Joint releases to jolt open source: Shuttleworth

Open source projects need to make a splash

Ubuntu Linux founder Mark Shuttleworth has declared more publicity would be generated for open source software if the three large desktop projects of KDE, GNOME, and OpenOffice.org agreed on a common and regular release cycle.

During his keynote address at this year's aKademy KDE conference in Glasgow, Scotland, Shuttleworth suggested that KDE move to a more predictable, preferably six-month, release schedule.

The rhythm and beat of publicity, according to Shuttleworth, would be a frightening prospect for proprietary competition.

KDE's blog editors said the comments "certainly prompted heated discussion, which is still going on".

With a significant release coming in the form of KDE 4 later this year, the KDE project is committing to a six-month release cycle but "who knows what the exciting future will bring", say the project's contributors.

Ubuntu Linux has become renowned for delivering a new version of its operating system every six months, a schedule which resulted in a lot of publicity for it in April with the release of 7.04 "Feisty Fawn".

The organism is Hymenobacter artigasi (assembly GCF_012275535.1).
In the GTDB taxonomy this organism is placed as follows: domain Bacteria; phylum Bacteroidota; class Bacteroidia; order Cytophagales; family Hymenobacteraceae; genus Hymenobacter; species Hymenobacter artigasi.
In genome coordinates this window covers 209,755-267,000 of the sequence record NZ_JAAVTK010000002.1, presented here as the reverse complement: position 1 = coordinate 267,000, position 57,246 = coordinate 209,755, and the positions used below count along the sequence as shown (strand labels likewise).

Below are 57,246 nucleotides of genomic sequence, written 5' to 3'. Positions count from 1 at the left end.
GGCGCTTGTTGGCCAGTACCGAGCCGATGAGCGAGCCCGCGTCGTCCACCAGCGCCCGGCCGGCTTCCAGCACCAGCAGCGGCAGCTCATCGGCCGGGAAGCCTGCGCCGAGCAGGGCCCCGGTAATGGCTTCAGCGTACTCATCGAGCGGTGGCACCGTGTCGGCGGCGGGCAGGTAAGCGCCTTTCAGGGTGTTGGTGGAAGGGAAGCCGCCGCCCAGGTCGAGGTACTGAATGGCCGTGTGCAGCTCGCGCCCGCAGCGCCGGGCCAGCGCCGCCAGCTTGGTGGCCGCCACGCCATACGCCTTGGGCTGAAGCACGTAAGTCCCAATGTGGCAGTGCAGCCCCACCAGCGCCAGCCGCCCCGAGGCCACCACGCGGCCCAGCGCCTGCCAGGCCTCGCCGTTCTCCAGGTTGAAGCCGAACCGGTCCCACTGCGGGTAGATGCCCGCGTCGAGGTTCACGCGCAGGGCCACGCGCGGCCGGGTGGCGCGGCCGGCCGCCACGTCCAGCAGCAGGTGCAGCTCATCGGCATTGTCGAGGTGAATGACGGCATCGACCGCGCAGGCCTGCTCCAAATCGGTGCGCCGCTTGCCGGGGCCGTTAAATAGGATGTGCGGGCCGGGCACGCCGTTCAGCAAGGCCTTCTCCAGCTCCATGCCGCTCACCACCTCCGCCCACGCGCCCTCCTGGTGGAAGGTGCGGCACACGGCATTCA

In his presentation titled "13 Lessons for the Free Desktop", Shuttleworth spoke about the top challenges for the free desktop - from look and feel to licensing and collaboration.

He said differences in packaging open source software, while once meaningful, should now be consistent as differences are just barriers to broader adoption of the free desktop and lead to a lot of duplication and useless work.

With a new generation of mobile phones emerging, Shuttleworth believes interoperability with the latest digital cameras and multimedia devices is becoming more important.

Other emerging technologies the free desktop should foster are sensory immersion, real-time cooperation, and the 3D experience.

Shuttleworth also spoke about the challenge of keeping free software really "free".

He said he is highly committed to this freedom, both in the "gratis" and "libre" senses, and free software should be too.

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Rodney Gedda

Computerworld
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